Introduction to Hash Functions

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1 Security Requirements

The security properties that hash functions are expected to provide, are summarized in the following three basic requirements:

- Collision resistance: it is infeasible in practice to find two messages m and m* != m such that h(m) = h(m*).

- Second preimage resistance: for a given message m, it is infeasible in practice to find a second message m* != m such that h(m) = h(m*).

- Preimage resistance: it is infeasible in practice to find, for a given hash value y, a message m such that h(m) = y.

In practice there are several other requirements, but for sake of simplicity we stick to them.

2 On the construction of hash functions

Most hash functions in use today are designed following the Damgaard-Merkle design principle The idea is to split the input message m into l-bit blocks, which are then processed one after another by iterating a compression function f. Messages whose length is not a multiple of l bits need to be padded first.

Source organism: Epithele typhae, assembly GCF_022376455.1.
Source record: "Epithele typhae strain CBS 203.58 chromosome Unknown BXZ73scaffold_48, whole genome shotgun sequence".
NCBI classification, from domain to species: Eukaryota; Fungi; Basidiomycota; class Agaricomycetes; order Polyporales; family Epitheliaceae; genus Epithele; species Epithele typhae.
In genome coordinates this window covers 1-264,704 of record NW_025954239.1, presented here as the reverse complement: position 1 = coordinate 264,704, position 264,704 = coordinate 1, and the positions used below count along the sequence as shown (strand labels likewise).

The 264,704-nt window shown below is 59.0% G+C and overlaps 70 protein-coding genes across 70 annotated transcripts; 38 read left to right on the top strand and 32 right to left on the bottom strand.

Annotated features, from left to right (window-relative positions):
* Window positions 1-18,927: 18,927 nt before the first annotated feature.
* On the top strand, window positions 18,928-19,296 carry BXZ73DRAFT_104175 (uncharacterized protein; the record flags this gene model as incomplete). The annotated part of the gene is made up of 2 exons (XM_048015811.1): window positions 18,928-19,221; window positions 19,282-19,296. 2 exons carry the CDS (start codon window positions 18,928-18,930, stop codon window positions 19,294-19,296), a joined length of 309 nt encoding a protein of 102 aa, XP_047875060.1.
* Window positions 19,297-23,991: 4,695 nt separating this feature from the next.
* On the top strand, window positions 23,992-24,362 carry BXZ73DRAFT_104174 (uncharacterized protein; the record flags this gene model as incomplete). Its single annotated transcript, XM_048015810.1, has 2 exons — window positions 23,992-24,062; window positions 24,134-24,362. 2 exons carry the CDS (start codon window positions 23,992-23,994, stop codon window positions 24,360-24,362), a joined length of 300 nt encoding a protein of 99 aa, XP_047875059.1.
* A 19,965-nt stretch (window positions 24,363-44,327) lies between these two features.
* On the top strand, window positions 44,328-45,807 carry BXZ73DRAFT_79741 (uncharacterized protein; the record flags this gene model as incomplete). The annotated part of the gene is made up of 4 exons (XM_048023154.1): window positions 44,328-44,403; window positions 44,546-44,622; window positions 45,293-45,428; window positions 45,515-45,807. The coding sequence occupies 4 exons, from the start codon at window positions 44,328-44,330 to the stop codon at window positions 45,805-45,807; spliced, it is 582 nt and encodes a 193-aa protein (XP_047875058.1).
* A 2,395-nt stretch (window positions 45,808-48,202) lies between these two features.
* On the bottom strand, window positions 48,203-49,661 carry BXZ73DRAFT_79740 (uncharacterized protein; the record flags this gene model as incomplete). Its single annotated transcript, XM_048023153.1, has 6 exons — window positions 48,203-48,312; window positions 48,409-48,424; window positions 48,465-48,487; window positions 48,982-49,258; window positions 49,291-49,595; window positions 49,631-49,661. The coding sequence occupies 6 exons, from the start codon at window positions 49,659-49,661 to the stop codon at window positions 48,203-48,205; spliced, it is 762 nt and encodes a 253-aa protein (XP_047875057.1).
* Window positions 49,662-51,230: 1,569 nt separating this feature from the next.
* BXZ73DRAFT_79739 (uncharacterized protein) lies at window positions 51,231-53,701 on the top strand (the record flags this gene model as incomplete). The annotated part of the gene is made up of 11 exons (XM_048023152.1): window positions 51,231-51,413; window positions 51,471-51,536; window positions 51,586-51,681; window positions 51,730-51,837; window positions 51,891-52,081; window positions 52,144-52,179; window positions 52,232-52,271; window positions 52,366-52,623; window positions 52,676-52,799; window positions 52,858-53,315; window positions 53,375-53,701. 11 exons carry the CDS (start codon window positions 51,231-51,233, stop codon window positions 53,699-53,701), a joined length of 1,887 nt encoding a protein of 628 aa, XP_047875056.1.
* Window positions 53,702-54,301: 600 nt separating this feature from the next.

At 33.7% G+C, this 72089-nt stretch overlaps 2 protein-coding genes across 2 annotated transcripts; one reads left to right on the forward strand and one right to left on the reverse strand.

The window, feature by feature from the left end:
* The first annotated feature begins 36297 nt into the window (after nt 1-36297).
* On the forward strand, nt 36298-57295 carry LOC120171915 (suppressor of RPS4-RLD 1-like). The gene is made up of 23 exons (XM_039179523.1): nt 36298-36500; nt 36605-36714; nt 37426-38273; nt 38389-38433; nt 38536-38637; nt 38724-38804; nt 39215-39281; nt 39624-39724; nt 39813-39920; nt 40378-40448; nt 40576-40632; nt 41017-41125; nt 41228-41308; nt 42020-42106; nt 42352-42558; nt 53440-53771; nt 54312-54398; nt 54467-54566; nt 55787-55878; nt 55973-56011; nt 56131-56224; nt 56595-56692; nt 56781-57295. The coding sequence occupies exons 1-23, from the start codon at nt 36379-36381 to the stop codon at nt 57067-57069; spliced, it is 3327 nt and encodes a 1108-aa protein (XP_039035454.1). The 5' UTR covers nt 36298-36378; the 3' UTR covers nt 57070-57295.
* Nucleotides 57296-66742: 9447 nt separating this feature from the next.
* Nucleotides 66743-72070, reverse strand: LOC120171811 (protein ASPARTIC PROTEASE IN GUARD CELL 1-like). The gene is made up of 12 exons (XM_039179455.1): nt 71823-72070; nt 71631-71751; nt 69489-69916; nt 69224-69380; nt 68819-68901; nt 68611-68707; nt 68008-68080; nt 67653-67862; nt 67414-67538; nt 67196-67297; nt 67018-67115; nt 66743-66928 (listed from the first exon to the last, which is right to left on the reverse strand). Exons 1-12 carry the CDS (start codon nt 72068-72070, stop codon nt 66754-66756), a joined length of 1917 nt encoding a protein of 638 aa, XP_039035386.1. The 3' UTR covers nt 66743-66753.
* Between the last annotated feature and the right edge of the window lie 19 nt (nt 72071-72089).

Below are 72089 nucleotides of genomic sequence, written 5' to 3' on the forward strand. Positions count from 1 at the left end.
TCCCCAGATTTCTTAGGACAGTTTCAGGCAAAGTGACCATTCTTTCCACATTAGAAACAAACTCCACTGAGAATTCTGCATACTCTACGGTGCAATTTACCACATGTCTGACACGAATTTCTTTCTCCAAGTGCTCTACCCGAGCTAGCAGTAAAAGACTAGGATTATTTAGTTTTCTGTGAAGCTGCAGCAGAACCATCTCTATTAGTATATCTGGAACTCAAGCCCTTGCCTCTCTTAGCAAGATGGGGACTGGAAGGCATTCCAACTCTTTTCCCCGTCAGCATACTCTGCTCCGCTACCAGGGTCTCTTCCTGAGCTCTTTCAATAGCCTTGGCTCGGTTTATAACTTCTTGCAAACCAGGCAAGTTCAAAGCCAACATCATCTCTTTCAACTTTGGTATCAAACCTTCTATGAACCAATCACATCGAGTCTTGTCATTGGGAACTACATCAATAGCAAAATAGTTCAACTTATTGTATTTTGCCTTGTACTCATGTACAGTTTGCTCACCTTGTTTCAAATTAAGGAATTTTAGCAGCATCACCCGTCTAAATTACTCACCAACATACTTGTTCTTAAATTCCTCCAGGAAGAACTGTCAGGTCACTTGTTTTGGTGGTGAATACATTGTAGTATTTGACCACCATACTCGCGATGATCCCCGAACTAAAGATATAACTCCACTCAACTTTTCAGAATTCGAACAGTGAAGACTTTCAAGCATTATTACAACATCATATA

Ivan Damg\aard - A Design Principle for Hash Functions
In Proceedings of CRYPTO, LNCS 435, pp. 416-427, Springer, 1989
[Electronic Edition] [Bibtex]
Author : Ivan Damg\aard
Title : A Design Principle for Hash Functions
In : In Proceedings of CRYPTO -

Ralph C. Merkle - One Way Hash Functions and DES
In Proceedings of CRYPTO, LNCS 435, pp. 428-446, Springer, 1989
[Electronic Edition] [Bibtex]
Author : Ralph C. Merkle
Title : One Way Hash Functions and DES
In : In Proceedings of CRYPTO -
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